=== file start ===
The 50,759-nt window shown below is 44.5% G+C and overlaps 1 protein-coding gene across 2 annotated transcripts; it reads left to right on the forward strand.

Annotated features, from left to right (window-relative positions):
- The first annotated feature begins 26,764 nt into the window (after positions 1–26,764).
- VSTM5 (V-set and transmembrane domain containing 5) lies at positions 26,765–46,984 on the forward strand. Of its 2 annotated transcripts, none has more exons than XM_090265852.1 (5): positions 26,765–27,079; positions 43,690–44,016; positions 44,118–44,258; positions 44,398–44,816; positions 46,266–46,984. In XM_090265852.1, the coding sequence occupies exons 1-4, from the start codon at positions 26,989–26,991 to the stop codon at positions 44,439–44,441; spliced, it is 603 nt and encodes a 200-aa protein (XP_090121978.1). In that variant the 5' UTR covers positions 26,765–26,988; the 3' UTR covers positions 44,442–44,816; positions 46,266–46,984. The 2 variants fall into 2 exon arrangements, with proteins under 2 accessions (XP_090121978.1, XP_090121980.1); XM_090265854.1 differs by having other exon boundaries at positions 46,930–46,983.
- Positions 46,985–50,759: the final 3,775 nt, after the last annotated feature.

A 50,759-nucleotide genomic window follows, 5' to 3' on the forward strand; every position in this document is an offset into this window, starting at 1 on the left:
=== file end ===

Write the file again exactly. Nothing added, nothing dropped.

The 50,759-nt window shown below is 44.5% G+C and overlaps 1 protein-coding gene across 2 annotated transcripts; it reads left to right on the forward strand.

Annotated features, from left to right (window-relative positions):
- The first annotated feature begins 26,764 nt into the window (after positions 1–26,764).
- VSTM5 (V-set and transmembrane domain containing 5) lies at positions 26,765–46,984 on the forward strand. Of its 2 annotated transcripts, none has more exons than XM_090265852.1 (5): positions 26,765–27,079; positions 43,690–44,016; positions 44,118–44,258; positions 44,398–44,816; positions 46,266–46,984. In XM_090265852.1, the coding sequence occupies exons 1-4, from the start codon at positions 26,989–26,991 to the stop codon at positions 44,439–44,441; spliced, it is 603 nt and encodes a 200-aa protein (XP_090121978.1). In that variant the 5' UTR covers positions 26,765–26,988; the 3' UTR covers positions 44,442–44,816; positions 46,266–46,984. The 2 variants fall into 2 exon arrangements, with proteins under 2 accessions (XP_090121978.1, XP_090121980.1); XM_090265854.1 differs by having other exon boundaries at positions 46,930–46,983.
- Positions 46,985–50,759: the final 3,775 nt, after the last annotated feature.

A 50,759-nucleotide genomic window follows, 5' to 3' on the forward strand; every position in this document is an offset into this window, starting at 1 on the left: